Airborne pollen causing hayfever
Trees, grasses and flowers all release pollen and their seasons vary, though some studies indicates that in Australia, spring and summer deliver 70% of the total annual pollen count.
The severity of symptoms is directly related to the amount of pollen in the air and the amount of pollen that the sufferer is exposed to. This can vary depending on the pollen count, heat, time of day and other weather patterns. Extreme winds also whip up airborne pollens that can make allergies worse.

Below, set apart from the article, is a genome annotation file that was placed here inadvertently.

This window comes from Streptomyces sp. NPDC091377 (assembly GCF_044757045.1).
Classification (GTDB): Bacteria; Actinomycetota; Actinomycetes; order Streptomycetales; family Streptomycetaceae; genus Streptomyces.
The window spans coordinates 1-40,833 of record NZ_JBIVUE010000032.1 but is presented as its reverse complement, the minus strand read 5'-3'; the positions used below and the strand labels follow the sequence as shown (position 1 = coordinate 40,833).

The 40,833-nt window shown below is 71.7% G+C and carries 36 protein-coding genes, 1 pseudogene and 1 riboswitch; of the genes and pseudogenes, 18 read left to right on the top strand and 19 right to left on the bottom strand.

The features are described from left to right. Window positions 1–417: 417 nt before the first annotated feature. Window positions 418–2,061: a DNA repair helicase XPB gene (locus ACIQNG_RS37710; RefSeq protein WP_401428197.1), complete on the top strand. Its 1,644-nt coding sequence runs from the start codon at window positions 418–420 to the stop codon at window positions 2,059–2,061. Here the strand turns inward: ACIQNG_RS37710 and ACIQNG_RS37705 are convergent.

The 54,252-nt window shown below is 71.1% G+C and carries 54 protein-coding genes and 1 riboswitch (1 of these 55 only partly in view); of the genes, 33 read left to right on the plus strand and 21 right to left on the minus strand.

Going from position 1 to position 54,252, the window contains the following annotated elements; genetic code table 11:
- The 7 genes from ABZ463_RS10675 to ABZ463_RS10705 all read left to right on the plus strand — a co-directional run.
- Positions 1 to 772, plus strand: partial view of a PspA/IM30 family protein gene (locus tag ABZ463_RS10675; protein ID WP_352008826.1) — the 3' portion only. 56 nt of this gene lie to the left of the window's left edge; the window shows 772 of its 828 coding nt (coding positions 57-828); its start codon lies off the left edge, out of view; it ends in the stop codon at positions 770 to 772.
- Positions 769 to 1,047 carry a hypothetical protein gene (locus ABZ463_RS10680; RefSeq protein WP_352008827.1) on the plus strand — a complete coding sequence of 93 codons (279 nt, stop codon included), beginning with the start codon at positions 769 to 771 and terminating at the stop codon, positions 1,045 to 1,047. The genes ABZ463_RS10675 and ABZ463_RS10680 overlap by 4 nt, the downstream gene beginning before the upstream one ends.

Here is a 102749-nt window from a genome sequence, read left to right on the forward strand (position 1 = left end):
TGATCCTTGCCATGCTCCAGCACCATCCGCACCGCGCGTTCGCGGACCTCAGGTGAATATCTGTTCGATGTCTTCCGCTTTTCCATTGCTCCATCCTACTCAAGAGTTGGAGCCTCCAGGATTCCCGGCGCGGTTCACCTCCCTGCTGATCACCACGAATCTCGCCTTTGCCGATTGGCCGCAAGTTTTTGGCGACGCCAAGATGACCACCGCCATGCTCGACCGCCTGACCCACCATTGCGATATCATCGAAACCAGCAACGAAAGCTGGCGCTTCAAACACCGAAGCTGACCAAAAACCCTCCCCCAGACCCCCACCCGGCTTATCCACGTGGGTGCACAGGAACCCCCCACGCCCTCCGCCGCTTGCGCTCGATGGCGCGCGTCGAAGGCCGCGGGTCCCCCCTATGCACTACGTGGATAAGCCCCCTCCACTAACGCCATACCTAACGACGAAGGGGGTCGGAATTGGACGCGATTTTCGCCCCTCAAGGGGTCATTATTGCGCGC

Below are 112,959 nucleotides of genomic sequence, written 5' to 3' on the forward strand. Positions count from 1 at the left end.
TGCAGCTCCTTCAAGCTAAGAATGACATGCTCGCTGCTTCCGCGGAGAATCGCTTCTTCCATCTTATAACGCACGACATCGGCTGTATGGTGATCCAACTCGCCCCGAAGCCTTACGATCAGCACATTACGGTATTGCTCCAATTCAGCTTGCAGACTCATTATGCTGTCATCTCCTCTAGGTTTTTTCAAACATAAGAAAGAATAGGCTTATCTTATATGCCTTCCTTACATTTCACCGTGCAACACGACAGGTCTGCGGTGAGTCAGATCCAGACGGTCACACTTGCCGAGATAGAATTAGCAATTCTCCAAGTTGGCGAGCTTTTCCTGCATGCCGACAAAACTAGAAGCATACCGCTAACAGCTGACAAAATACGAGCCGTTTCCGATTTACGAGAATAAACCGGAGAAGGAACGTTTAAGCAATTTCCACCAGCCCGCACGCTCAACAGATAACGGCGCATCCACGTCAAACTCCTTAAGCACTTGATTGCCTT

Hayfever symptoms can include sneezing, streaming or blocked nasal passages and itchiness of the nose, throat and mouth or red, itch eyes.
Tips to reduce hay fever allergies caused by airborne pollen:
- Monitor weather and pollen forecasts.
- Wear a mask when mowing the grass.
- Close windows and stay indoors on windy days.
- Avoid outdoor exercise and activities on high pollen days.
- Remove plants that may trigger your allergy.